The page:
Setting the Stage
Spending on health care in the United States has been growing exponentially, representing a challenge not only for the government but also for the private sector. The Congressional Budget Office estimates that in the absence of any changes, total spending on health care would rise from 16% of gross domestic product (GDP) in 2007 to 25% in 2025 and 37% in 2050. Federal spending on Medicare and Medicaid would rise from 4% of GDP in 2007 to 7% in 2025 and 12% in 2050. As health care spending consumes a greater and greater share of the nation’s economic output in the future, Americans will be faced with increasingly difficult choices between health care and other priorities. However, a number of opportunities exist to constrain health care costs without adverse health consequences.
The emergence, adoption, and widespread use of new medical technologies and services are a major factor contributing to the rise in cost of care. Advances in medical science allow providers to diagnose and treat illnesses earlier and more effectively than were previously possible. Many of those innovations rely on costly new drugs, equipment, and skills while other innovations are relatively inexpensive but add up as a growing numbers of patients who make use of them. Although technological innovation in the form of prevention can sometimes reduce spending, most advances and the resulting changes in clinical practice have generally increased the cost.
In today’s healthcare environment, both providers and patients facilitate the adoption of expensive treatments and procedures, even if the evidence about their effectiveness relative to other therapies is limited. For doctors and hospitals, those incentives stem from fee-for-service reimbursement. This type of financial arrangement can encourage health care providers to deliver a given service in an efficient manner as long as the payments exceed the costs. Insured individuals generally face only a portion of the costs of their care and thus have only limited financial incentives to seek lower-cost treatments. Private health insurers have incentives to limit the use of ineffective care but are also blinded by a lack of information (outcome studies) about what treatments work best for which patients.
Remuneration – One of the Golden Keys
Historically healthcare providers have been paid based on fee for service, capitation or salary. One of the key debates in health care reform is the impact of provider incentives on the quality, cost and access to patient care.
As one might infer, outcomes are generally different under retrospective and prospective scenarios for physician payment since the incentives favor different physician behavior.
Fee-for-service – which has long been the traditional physician remuneration mechanism – is a retrospective payment system, which reimburses providers for service provided, according to a pre-determined fee schedule. In contrast, capitation is a prospective payment scheme and pays providers a fixed fee per patient on the understanding that the physician must provide all necessary health care services to the patient. A capitation fee is usually negotiated and varies according to some observable characteristics of a group of patient’s health status (e.g., age, gender, etc.). The prospective nature of capitation will encourage providers to accept healthy patients rather than patients with complicated health conditions. However, on average, healthy patients make fewer visits to their physician than patients with complicated health conditions. This practice is known as “cherry picking”.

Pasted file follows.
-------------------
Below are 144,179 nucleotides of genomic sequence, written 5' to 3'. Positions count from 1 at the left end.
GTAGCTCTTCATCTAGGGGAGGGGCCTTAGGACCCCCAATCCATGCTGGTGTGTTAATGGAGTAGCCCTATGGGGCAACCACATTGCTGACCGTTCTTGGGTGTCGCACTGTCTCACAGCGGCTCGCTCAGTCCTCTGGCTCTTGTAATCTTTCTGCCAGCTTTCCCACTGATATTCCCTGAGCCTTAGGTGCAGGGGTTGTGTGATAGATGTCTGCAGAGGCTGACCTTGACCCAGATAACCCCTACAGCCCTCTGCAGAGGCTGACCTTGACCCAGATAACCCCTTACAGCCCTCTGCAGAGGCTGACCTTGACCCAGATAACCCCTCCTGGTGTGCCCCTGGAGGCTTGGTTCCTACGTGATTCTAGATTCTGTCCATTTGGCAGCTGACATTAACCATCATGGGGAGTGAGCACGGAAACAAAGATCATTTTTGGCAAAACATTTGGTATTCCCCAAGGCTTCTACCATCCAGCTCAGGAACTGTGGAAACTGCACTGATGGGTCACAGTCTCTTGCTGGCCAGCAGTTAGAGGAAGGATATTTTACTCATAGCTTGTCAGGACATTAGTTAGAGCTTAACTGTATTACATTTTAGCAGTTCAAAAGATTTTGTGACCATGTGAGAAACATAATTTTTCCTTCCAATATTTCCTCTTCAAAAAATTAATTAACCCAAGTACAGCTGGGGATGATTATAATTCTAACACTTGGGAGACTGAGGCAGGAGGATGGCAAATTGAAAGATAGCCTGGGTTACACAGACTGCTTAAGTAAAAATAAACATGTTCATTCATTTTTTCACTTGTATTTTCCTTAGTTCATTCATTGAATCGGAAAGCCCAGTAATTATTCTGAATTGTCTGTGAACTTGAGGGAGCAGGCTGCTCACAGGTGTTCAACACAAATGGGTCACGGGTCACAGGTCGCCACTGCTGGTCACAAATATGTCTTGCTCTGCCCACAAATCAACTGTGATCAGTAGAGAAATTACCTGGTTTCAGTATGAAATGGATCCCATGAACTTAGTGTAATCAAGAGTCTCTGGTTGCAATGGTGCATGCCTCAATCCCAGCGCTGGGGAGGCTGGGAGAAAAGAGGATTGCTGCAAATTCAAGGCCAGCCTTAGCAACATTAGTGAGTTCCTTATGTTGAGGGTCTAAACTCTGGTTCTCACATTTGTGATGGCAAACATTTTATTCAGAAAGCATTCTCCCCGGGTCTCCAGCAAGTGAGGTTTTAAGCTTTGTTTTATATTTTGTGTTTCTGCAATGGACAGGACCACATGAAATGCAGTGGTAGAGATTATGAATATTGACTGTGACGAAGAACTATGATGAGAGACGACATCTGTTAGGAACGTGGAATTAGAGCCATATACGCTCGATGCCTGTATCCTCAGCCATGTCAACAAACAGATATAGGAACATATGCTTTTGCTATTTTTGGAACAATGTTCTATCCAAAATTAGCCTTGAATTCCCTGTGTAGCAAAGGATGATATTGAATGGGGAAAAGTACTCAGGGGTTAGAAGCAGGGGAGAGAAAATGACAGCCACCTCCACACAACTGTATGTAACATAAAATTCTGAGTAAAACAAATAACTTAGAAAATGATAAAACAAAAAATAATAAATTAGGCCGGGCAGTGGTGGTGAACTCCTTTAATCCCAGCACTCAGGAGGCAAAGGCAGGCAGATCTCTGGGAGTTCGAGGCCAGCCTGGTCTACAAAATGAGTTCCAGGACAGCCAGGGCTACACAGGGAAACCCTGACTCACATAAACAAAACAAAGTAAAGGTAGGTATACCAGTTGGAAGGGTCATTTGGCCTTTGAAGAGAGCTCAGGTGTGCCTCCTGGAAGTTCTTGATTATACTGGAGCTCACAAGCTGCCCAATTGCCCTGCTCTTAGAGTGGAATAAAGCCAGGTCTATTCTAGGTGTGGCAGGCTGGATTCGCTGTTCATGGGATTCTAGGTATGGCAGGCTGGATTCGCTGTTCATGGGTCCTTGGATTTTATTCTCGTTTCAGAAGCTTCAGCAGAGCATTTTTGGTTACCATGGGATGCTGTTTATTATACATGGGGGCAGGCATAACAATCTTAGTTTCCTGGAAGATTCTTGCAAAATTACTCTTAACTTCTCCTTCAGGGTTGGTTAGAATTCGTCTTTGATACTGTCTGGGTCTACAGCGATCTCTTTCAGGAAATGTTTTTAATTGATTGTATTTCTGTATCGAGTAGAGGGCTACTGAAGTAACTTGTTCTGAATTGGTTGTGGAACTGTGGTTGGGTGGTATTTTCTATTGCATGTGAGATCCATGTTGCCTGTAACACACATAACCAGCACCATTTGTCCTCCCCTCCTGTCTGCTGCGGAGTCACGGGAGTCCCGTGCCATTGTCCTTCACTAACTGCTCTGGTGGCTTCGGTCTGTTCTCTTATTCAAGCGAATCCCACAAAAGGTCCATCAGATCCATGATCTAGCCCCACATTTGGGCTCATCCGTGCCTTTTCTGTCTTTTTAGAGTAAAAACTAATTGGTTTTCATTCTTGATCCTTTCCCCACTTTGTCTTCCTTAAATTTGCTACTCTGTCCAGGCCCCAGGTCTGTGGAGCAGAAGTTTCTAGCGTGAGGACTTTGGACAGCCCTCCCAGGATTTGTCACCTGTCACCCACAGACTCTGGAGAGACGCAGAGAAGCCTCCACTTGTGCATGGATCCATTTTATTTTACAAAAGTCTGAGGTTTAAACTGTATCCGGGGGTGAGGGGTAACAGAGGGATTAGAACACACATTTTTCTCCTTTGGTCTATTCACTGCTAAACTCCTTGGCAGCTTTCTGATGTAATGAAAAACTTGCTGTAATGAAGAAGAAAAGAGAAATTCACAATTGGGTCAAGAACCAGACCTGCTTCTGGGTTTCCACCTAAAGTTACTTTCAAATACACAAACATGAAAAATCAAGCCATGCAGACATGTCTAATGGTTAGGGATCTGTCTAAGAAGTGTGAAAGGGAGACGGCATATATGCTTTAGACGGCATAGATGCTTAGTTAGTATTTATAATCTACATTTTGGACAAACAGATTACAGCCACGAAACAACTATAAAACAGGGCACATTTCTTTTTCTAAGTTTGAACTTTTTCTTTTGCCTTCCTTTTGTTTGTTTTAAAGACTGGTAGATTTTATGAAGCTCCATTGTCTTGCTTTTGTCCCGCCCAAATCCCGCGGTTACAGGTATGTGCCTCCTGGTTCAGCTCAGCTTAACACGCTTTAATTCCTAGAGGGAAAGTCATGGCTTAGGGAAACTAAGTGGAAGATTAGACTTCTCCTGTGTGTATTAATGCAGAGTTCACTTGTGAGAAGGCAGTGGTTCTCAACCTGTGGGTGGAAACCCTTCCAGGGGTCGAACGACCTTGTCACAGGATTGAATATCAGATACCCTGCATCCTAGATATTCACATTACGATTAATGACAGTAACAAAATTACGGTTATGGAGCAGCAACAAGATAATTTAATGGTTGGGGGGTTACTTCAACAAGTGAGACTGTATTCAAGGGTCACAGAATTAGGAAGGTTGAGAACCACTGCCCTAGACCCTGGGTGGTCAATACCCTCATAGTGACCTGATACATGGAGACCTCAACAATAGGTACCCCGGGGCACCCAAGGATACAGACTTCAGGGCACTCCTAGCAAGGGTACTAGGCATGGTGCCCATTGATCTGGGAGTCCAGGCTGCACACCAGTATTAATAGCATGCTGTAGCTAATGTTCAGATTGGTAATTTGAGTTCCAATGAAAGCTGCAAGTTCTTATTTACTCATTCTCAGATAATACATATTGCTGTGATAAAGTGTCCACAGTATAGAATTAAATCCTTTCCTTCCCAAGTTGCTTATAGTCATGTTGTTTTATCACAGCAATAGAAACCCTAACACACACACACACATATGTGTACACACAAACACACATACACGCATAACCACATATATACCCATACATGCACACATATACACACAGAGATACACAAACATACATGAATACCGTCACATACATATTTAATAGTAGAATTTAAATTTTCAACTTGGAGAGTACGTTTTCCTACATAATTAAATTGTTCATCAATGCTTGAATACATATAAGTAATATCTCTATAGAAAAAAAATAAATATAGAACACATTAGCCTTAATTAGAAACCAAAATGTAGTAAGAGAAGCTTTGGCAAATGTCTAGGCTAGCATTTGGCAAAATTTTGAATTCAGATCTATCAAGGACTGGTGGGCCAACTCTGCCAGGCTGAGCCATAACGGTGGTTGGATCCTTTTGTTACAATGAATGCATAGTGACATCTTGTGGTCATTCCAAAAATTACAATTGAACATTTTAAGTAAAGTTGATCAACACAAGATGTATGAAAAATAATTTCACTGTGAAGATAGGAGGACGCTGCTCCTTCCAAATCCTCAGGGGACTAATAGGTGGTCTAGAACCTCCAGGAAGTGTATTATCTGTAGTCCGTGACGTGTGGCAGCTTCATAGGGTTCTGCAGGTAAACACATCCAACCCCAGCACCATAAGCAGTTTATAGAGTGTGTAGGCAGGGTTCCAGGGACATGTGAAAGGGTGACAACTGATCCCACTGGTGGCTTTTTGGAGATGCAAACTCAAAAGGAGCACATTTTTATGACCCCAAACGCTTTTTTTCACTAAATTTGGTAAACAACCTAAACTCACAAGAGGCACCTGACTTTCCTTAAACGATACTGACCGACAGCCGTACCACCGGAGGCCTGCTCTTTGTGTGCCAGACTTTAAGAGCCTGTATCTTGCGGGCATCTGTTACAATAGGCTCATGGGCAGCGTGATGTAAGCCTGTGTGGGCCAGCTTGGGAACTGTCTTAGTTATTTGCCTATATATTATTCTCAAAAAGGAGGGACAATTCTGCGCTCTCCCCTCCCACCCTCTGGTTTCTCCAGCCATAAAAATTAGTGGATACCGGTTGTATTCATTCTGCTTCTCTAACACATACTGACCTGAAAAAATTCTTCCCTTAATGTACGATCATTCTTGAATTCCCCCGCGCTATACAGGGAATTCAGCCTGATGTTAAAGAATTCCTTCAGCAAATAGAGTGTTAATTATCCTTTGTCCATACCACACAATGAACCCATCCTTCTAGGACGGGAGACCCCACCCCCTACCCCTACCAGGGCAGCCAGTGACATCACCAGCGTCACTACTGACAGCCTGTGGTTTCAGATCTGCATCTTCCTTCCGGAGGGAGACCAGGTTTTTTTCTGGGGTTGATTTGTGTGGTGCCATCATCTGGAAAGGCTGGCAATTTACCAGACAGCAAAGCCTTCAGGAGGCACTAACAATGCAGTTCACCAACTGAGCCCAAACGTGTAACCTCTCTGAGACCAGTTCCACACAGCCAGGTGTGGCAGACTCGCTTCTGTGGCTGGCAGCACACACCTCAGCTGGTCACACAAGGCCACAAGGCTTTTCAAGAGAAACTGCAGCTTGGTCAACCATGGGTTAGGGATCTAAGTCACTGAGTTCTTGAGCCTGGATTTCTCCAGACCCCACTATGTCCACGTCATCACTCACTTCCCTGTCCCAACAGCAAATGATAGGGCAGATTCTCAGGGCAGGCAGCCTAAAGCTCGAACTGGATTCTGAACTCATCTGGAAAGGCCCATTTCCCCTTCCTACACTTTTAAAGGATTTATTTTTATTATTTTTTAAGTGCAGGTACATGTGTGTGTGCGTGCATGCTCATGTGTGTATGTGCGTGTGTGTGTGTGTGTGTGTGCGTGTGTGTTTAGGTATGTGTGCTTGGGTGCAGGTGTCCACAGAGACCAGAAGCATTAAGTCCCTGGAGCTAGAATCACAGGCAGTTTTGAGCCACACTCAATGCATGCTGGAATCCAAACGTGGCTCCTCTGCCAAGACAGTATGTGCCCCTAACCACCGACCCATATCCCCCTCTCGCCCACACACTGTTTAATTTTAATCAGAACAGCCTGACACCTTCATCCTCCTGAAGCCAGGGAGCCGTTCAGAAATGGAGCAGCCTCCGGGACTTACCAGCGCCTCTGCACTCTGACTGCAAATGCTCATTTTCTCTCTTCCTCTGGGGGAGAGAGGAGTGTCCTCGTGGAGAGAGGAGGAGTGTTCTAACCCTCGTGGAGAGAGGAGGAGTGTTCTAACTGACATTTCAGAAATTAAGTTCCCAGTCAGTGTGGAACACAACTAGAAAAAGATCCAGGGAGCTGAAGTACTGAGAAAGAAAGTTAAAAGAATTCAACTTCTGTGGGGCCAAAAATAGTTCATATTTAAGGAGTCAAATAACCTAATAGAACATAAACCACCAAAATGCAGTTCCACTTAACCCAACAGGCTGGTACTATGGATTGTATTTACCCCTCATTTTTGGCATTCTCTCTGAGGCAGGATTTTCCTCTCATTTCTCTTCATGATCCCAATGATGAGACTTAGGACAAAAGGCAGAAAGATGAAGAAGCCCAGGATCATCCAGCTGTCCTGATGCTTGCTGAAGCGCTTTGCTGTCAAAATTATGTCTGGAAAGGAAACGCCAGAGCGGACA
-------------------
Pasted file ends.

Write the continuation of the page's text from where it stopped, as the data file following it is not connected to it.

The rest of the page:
Many groups have compared fee-for-service and capitation payment schedules. It is argued that fee-for-service does not provide incentives for cost-minimization in the selection of medical services and may even induce demand for unnecessary services. Fee for service does, however, improve access to care. In contrast, capitation provides physicians with powerful incentives to minimize costs and access to care. Opponents of capitation argue that this mechanism leads to lower quality of care, and in the extreme case, to the denial of services to high-cost patients. Because of the shortcomings of each model, more groups are considering (and adopting) a more optimal blended payment mechanism in order to mitigate problems associated with each pure system.
The health care reform debate in the United States has been a political issue for many years, focusing upon increasing coverage, decreasing the cost and social burden of healthcare, insurance reform, funding, and government involvement. Various general and specific reform strategies are under debate in the Congress and media including comparative effectiveness research, independent review panels, doctor incentives (paying for quality rather than quantity of healthcare), tax reform, reducing defensive medicine, insurance regulation, prevention and wellness, incentives to educate more doctors and nurses, expanded use of technology, rationing of care, single-payer systems, etc. No one is quite sure where we will land but it is certain that politics and legislation will continue to evolve and shape the landscape.
The world of health care was complex enough when everyone understood the rules. Now the old rules are gone, some new ones are here, and others are still a work in progress. Politics and legislation will continue to shape specific elements and timing, but the trajectory of health reform is unlikely to change and the momentum is not likely to slow. As more evidence on the options for reform are developed, specific ways to reduce costs, especially for targeted subsets of beneficiaries, may become possible. To affect medical treatment and reduce health care spending, the behavior of doctors and patients would need to change—that is, to get them to use fewer and less intensive services than are currently consumed. For now, the possibility and scope of savings remain unclear. Are you prepared?